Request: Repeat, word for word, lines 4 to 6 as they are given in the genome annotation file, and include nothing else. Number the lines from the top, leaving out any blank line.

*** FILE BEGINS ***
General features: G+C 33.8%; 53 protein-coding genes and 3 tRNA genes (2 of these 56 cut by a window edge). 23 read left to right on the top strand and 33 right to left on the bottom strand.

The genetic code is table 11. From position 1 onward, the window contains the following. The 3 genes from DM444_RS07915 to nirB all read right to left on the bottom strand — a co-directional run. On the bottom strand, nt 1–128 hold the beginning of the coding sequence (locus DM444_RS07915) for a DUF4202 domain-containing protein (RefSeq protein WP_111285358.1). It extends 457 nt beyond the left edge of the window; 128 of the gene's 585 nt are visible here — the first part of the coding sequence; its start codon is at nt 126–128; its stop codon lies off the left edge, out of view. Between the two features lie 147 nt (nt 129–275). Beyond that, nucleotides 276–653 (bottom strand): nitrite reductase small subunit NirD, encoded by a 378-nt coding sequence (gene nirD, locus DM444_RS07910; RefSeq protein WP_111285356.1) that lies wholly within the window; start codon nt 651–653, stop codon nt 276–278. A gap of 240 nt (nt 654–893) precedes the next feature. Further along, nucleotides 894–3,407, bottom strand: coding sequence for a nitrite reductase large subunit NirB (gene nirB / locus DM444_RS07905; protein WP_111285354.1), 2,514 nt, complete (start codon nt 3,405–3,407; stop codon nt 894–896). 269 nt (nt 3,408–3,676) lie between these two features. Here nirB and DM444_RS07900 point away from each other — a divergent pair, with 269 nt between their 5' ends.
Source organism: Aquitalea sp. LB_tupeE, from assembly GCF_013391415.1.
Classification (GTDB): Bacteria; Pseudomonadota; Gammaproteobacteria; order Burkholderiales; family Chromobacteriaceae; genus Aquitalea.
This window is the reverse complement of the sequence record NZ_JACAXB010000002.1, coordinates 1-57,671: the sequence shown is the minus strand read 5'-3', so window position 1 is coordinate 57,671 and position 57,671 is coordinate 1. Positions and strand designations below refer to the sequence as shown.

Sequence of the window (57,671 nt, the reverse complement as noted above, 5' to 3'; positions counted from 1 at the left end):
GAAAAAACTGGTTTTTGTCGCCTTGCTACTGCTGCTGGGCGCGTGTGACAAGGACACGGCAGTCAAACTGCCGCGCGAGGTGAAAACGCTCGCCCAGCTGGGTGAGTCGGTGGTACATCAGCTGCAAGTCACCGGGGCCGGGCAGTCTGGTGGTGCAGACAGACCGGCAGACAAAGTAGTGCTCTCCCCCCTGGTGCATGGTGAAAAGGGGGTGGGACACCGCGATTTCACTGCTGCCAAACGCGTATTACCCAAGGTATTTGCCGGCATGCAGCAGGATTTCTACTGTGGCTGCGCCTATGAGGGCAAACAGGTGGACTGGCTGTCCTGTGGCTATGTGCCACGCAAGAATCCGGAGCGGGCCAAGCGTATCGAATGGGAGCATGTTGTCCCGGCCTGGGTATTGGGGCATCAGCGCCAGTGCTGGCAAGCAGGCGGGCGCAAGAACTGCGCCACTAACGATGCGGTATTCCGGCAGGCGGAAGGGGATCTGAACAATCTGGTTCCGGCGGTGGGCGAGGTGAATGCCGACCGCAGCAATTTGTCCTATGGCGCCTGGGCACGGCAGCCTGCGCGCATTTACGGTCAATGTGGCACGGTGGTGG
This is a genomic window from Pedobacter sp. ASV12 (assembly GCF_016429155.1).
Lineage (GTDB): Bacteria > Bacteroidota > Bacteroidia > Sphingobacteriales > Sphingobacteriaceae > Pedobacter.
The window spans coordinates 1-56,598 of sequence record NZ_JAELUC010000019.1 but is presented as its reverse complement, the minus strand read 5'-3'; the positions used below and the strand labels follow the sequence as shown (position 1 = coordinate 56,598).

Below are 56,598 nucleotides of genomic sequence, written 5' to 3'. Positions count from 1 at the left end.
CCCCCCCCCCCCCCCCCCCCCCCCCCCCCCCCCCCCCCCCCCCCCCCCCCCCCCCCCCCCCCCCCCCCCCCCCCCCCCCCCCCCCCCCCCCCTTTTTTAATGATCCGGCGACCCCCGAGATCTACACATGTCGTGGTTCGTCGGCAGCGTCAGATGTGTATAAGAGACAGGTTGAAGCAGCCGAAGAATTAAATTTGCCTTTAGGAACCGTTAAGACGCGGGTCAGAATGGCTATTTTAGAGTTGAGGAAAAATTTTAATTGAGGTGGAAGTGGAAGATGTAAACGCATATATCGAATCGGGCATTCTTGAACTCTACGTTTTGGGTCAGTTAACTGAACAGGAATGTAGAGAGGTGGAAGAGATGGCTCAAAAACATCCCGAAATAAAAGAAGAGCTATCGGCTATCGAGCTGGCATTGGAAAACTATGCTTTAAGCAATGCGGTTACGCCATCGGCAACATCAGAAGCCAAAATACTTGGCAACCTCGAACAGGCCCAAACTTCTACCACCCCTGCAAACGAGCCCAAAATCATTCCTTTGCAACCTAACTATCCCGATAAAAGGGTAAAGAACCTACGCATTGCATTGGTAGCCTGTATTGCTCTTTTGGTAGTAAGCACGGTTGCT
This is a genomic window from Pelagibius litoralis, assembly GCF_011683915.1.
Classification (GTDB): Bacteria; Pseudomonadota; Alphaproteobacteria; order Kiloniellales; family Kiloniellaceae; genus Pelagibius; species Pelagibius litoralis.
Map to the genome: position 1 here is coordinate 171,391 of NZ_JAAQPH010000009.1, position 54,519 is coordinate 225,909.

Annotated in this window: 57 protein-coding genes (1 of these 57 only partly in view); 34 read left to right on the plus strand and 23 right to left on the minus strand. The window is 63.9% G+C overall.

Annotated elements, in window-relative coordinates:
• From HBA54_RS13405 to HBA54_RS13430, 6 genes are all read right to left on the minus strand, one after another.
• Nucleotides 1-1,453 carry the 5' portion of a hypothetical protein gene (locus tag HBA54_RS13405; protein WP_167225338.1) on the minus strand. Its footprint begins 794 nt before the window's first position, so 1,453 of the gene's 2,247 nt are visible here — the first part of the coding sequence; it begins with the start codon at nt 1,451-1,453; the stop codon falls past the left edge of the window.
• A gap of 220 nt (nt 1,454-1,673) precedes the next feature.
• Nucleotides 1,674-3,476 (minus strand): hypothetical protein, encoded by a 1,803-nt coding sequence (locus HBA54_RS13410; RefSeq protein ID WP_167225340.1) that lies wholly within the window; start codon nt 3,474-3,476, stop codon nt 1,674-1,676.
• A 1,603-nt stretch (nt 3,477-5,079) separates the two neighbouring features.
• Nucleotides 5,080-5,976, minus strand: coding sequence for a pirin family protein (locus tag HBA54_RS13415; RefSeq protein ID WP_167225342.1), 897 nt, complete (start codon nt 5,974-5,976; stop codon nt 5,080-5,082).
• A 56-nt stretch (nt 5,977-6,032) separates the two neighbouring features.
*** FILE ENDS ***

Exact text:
Classification (GTDB): Bacteria; Pseudomonadota; Gammaproteobacteria; order Burkholderiales; family Chromobacteriaceae; genus Aquitalea.
This window is the reverse complement of the sequence record NZ_JACAXB010000002.1, coordinates 1-57,671: the sequence shown is the minus strand read 5'-3', so window position 1 is coordinate 57,671 and position 57,671 is coordinate 1. Positions and strand designations below refer to the sequence as shown.

Sequence of the window (57,671 nt, the reverse complement as noted above, 5' to 3'; positions counted from 1 at the left end):